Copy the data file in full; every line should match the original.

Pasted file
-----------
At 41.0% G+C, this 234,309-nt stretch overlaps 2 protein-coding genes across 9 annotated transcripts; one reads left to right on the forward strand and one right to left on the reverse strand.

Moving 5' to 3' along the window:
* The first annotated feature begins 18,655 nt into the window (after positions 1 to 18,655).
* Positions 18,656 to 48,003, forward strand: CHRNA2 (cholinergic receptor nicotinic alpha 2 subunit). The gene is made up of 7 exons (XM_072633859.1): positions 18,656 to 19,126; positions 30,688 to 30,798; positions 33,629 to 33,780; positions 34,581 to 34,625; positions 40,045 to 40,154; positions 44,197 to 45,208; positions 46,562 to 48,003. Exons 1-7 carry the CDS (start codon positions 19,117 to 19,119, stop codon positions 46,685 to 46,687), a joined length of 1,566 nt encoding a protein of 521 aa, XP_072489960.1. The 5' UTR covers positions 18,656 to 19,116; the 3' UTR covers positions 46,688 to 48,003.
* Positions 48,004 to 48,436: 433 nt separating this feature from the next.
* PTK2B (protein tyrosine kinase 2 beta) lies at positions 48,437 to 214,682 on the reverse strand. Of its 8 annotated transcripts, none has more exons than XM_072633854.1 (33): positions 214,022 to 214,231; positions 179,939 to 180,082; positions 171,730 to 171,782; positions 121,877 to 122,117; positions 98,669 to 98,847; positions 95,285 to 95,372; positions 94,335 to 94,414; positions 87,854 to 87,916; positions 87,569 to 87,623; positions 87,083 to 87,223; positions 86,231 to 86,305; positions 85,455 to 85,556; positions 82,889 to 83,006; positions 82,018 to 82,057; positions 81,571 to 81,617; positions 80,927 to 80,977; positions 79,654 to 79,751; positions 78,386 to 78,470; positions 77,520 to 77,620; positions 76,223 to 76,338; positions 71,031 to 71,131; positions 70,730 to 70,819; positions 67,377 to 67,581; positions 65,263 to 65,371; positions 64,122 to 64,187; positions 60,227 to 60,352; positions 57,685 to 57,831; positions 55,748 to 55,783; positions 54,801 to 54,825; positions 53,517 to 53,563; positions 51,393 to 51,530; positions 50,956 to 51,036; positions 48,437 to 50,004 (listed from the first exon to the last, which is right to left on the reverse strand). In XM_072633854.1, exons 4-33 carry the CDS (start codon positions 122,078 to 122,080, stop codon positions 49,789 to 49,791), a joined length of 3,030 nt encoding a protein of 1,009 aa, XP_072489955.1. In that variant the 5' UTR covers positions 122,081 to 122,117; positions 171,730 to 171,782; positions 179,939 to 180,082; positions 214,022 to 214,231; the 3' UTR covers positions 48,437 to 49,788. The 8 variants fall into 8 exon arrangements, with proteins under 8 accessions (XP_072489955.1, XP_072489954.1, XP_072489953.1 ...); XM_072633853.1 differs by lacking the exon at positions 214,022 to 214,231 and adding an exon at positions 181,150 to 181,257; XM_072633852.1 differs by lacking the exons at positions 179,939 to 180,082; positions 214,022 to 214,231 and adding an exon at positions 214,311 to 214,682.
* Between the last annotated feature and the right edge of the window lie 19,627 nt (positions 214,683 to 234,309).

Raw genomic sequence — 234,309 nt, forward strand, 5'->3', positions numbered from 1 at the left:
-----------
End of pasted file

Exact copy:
At 41.0% G+C, this 234,309-nt stretch overlaps 2 protein-coding genes across 9 annotated transcripts; one reads left to right on the forward strand and one right to left on the reverse strand.

Moving 5' to 3' along the window:
* The first annotated feature begins 18,655 nt into the window (after positions 1 to 18,655).
* Positions 18,656 to 48,003, forward strand: CHRNA2 (cholinergic receptor nicotinic alpha 2 subunit). The gene is made up of 7 exons (XM_072633859.1): positions 18,656 to 19,126; positions 30,688 to 30,798; positions 33,629 to 33,780; positions 34,581 to 34,625; positions 40,045 to 40,154; positions 44,197 to 45,208; positions 46,562 to 48,003. Exons 1-7 carry the CDS (start codon positions 19,117 to 19,119, stop codon positions 46,685 to 46,687), a joined length of 1,566 nt encoding a protein of 521 aa, XP_072489960.1. The 5' UTR covers positions 18,656 to 19,116; the 3' UTR covers positions 46,688 to 48,003.
* Positions 48,004 to 48,436: 433 nt separating this feature from the next.
* PTK2B (protein tyrosine kinase 2 beta) lies at positions 48,437 to 214,682 on the reverse strand. Of its 8 annotated transcripts, none has more exons than XM_072633854.1 (33): positions 214,022 to 214,231; positions 179,939 to 180,082; positions 171,730 to 171,782; positions 121,877 to 122,117; positions 98,669 to 98,847; positions 95,285 to 95,372; positions 94,335 to 94,414; positions 87,854 to 87,916; positions 87,569 to 87,623; positions 87,083 to 87,223; positions 86,231 to 86,305; positions 85,455 to 85,556; positions 82,889 to 83,006; positions 82,018 to 82,057; positions 81,571 to 81,617; positions 80,927 to 80,977; positions 79,654 to 79,751; positions 78,386 to 78,470; positions 77,520 to 77,620; positions 76,223 to 76,338; positions 71,031 to 71,131; positions 70,730 to 70,819; positions 67,377 to 67,581; positions 65,263 to 65,371; positions 64,122 to 64,187; positions 60,227 to 60,352; positions 57,685 to 57,831; positions 55,748 to 55,783; positions 54,801 to 54,825; positions 53,517 to 53,563; positions 51,393 to 51,530; positions 50,956 to 51,036; positions 48,437 to 50,004 (listed from the first exon to the last, which is right to left on the reverse strand). In XM_072633854.1, exons 4-33 carry the CDS (start codon positions 122,078 to 122,080, stop codon positions 49,789 to 49,791), a joined length of 3,030 nt encoding a protein of 1,009 aa, XP_072489955.1. In that variant the 5' UTR covers positions 122,081 to 122,117; positions 171,730 to 171,782; positions 179,939 to 180,082; positions 214,022 to 214,231; the 3' UTR covers positions 48,437 to 49,788. The 8 variants fall into 8 exon arrangements, with proteins under 8 accessions (XP_072489955.1, XP_072489954.1, XP_072489953.1 ...); XM_072633853.1 differs by lacking the exon at positions 214,022 to 214,231 and adding an exon at positions 181,150 to 181,257; XM_072633852.1 differs by lacking the exons at positions 179,939 to 180,082; positions 214,022 to 214,231 and adding an exon at positions 214,311 to 214,682.
* Between the last annotated feature and the right edge of the window lie 19,627 nt (positions 214,683 to 234,309).

Raw genomic sequence — 234,309 nt, forward strand, 5'->3', positions numbered from 1 at the left: